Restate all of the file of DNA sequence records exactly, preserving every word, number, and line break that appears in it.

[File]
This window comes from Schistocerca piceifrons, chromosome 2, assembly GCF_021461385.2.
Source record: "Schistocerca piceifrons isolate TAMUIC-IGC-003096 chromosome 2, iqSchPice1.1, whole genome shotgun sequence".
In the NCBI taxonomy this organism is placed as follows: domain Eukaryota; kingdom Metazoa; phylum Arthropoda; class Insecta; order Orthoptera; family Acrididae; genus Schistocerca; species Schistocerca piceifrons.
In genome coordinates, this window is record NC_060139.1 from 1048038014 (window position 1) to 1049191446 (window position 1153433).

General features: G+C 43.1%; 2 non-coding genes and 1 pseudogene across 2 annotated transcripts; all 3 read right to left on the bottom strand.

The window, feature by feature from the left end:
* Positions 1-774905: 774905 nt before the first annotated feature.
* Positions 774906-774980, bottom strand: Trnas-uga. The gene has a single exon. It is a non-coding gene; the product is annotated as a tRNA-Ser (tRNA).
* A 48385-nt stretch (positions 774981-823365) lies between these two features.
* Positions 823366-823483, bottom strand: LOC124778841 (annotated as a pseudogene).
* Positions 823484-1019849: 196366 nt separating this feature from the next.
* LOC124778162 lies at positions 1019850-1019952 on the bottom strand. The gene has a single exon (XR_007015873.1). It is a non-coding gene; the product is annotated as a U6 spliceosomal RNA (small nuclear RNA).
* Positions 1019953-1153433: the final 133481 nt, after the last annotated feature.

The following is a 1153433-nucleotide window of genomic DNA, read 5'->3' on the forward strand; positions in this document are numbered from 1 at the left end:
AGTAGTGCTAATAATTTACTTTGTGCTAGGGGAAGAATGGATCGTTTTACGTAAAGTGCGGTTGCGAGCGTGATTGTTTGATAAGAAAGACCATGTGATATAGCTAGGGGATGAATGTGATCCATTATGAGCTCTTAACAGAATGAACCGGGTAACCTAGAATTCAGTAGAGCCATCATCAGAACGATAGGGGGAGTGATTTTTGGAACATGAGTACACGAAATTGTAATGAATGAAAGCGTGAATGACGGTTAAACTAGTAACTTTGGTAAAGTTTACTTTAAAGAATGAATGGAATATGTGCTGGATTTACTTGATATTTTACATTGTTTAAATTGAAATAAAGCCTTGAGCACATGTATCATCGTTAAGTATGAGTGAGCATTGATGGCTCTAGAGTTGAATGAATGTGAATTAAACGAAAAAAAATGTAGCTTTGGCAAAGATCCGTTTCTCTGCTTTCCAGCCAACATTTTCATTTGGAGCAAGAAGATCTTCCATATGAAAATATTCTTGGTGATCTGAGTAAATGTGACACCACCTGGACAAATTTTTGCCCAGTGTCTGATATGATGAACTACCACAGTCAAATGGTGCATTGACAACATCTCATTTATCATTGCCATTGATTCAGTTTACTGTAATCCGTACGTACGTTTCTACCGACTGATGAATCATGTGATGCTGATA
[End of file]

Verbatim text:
This window comes from Schistocerca piceifrons, chromosome 2, assembly GCF_021461385.2.
Source record: "Schistocerca piceifrons isolate TAMUIC-IGC-003096 chromosome 2, iqSchPice1.1, whole genome shotgun sequence".
In the NCBI taxonomy this organism is placed as follows: domain Eukaryota; kingdom Metazoa; phylum Arthropoda; class Insecta; order Orthoptera; family Acrididae; genus Schistocerca; species Schistocerca piceifrons.
In genome coordinates, this window is record NC_060139.1 from 1048038014 (window position 1) to 1049191446 (window position 1153433).

General features: G+C 43.1%; 2 non-coding genes and 1 pseudogene across 2 annotated transcripts; all 3 read right to left on the bottom strand.

The window, feature by feature from the left end:
* Positions 1-774905: 774905 nt before the first annotated feature.
* Positions 774906-774980, bottom strand: Trnas-uga. The gene has a single exon. It is a non-coding gene; the product is annotated as a tRNA-Ser (tRNA).
* A 48385-nt stretch (positions 774981-823365) lies between these two features.
* Positions 823366-823483, bottom strand: LOC124778841 (annotated as a pseudogene).
* Positions 823484-1019849: 196366 nt separating this feature from the next.
* LOC124778162 lies at positions 1019850-1019952 on the bottom strand. The gene has a single exon (XR_007015873.1). It is a non-coding gene; the product is annotated as a U6 spliceosomal RNA (small nuclear RNA).
* Positions 1019953-1153433: the final 133481 nt, after the last annotated feature.

The following is a 1153433-nucleotide window of genomic DNA, read 5'->3' on the forward strand; positions in this document are numbered from 1 at the left end:
AGTAGTGCTAATAATTTACTTTGTGCTAGGGGAAGAATGGATCGTTTTACGTAAAGTGCGGTTGCGAGCGTGATTGTTTGATAAGAAAGACCATGTGATATAGCTAGGGGATGAATGTGATCCATTATGAGCTCTTAACAGAATGAACCGGGTAACCTAGAATTCAGTAGAGCCATCATCAGAACGATAGGGGGAGTGATTTTTGGAACATGAGTACACGAAATTGTAATGAATGAAAGCGTGAATGACGGTTAAACTAGTAACTTTGGTAAAGTTTACTTTAAAGAATGAATGGAATATGTGCTGGATTTACTTGATATTTTACATTGTTTAAATTGAAATAAAGCCTTGAGCACATGTATCATCGTTAAGTATGAGTGAGCATTGATGGCTCTAGAGTTGAATGAATGTGAATTAAACGAAAAAAAATGTAGCTTTGGCAAAGATCCGTTTCTCTGCTTTCCAGCCAACATTTTCATTTGGAGCAAGAAGATCTTCCATATGAAAATATTCTTGGTGATCTGAGTAAATGTGACACCACCTGGACAAATTTTTGCCCAGTGTCTGATATGATGAACTACCACAGTCAAATGGTGCATTGACAACATCTCATTTATCATTGCCATTGATTCAGTTTACTGTAATCCGTACGTACGTTTCTACCGACTGATGAATCATGTGATGCTGATA